As early as 2002, Obama was publicly carving out a decidedly progressive stance on these issues, using a Chicago television appearance to defend the civil liberties of American terror suspects who were being detained indefinitely without charges.

“There always has been a distinction between citizens, and non-citizens,” he said. “It means something to be a citizen. And that’s important.”…

Similarly, when George W. Bush signed the controversial Military Commissions Act of 2006, he did so at a desk with a sign on the front displaying the words, “Protecting America.” Obama was a vocal opponent of the law, which was criticized for its broad definition of an enemy combatant, its justification of torture, and its apparent encroachment on habeas corpus rights.

“I’m still disappointed, and I’m still ashamed,” Obama said in a Senate floor speech in September 2006, criticizing the bill. “Because what we’re doing here today, a debate over the fundamental human rights of the accused, should be bigger than politics. This is serious.”…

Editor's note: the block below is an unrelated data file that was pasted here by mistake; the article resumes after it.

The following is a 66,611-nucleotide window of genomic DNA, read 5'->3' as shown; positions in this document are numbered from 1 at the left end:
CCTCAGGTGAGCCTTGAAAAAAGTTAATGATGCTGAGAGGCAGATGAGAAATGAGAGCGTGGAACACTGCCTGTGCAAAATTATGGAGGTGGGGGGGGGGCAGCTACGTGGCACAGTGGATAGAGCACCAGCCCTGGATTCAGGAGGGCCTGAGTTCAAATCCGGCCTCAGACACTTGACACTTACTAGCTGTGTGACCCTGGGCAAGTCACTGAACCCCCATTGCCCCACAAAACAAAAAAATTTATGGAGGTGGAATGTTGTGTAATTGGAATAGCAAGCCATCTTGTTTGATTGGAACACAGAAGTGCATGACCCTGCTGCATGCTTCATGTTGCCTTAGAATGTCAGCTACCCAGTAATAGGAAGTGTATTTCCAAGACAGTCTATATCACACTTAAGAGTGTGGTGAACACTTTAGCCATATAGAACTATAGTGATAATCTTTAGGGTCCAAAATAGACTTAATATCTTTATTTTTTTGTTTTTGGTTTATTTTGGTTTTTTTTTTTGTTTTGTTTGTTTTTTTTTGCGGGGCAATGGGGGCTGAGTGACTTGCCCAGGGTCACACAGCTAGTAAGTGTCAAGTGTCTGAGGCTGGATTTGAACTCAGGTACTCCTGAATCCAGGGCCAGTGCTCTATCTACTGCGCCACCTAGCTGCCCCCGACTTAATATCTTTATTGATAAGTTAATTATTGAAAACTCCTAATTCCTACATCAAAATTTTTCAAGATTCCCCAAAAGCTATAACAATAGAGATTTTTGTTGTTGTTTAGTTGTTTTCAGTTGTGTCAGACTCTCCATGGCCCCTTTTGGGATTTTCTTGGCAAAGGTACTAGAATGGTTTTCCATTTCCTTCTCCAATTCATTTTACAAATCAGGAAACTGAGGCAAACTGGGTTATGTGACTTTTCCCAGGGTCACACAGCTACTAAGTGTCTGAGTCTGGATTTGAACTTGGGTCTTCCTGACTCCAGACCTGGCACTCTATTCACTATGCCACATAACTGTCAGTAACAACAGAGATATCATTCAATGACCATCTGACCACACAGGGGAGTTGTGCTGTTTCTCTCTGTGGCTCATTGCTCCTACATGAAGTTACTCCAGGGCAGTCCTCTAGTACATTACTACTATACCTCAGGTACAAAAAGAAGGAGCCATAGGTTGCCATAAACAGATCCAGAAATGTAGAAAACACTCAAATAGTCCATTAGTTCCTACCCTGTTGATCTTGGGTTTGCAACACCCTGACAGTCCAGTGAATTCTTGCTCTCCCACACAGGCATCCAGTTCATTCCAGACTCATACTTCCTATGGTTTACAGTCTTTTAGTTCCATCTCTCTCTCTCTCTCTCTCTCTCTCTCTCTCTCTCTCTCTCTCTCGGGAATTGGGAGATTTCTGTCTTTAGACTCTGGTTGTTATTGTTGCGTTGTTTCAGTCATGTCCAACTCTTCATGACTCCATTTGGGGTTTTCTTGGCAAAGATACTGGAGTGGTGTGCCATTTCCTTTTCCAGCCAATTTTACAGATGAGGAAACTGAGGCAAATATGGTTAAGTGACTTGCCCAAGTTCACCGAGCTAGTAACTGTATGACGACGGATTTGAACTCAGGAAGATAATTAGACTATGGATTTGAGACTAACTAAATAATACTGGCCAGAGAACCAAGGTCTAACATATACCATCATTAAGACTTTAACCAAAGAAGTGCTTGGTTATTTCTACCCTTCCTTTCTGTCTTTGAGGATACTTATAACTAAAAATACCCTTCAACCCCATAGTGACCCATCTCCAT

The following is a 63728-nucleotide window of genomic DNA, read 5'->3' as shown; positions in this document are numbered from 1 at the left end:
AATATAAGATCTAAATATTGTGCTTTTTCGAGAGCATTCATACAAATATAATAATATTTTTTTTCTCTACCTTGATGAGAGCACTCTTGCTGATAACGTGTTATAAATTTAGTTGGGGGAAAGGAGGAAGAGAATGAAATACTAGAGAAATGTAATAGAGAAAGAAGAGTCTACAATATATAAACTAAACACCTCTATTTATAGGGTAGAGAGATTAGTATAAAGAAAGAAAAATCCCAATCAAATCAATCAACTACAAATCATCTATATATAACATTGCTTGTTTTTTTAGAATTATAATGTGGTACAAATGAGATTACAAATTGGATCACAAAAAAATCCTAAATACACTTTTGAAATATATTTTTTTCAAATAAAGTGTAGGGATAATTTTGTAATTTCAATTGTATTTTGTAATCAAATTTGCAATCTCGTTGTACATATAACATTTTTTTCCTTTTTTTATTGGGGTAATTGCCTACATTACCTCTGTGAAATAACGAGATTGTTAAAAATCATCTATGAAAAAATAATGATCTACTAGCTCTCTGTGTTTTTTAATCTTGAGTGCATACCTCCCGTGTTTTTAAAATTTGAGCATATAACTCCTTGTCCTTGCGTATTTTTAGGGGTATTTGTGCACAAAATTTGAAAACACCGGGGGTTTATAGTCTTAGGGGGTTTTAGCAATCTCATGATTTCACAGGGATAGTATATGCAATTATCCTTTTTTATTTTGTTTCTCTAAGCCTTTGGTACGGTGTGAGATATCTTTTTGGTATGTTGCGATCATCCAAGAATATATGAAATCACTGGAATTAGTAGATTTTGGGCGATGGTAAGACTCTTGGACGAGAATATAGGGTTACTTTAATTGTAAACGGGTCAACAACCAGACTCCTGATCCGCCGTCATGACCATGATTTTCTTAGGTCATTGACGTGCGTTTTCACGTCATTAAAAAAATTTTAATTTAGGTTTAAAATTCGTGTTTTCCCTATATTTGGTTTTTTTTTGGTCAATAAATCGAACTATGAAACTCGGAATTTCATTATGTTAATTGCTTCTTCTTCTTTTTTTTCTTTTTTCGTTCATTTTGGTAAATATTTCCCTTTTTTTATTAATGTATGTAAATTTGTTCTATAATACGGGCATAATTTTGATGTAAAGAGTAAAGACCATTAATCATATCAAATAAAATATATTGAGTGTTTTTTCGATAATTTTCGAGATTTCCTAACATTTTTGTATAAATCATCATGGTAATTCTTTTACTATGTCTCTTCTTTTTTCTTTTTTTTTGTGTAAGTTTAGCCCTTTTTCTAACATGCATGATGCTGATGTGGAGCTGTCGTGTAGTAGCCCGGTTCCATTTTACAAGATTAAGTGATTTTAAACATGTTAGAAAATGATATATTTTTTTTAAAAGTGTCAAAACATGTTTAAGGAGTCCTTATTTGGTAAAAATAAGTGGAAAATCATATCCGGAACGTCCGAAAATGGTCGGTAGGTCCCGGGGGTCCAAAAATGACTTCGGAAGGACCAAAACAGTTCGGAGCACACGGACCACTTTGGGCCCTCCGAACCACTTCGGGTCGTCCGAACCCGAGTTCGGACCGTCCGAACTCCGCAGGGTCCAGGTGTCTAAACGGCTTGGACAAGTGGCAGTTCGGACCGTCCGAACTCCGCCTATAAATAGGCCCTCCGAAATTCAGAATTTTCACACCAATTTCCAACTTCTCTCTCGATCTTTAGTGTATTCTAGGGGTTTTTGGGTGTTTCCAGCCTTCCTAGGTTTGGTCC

“In the future, people like this may never have a chance to prove their innocence,” then-Senator Obama said.


But before tomorrow’s Brennan hearing gets underway, Paul had lots of outstanding questions about drone warfare.

“We’re very concerned about having one person in the executive branch get together with some flash cards and decide who they’re going to kill around the world, particularly American citizens,” he said. “There’s never been any answer from the executive branch on the killing of the 16-year old son of somebody who was an admitted terrorist. The son never was. The statement that came out, that was leaked, is particularly concerning — the statement that the condition of an operational leader presents an imminent threat of attack to the U.S. does not require the U.S. to have clear evidence that a specific act will take place in the immediate future. One of my staff said, only a team of lawyers could define ‘imminent’ to mean the exact opposite. I agree completely.”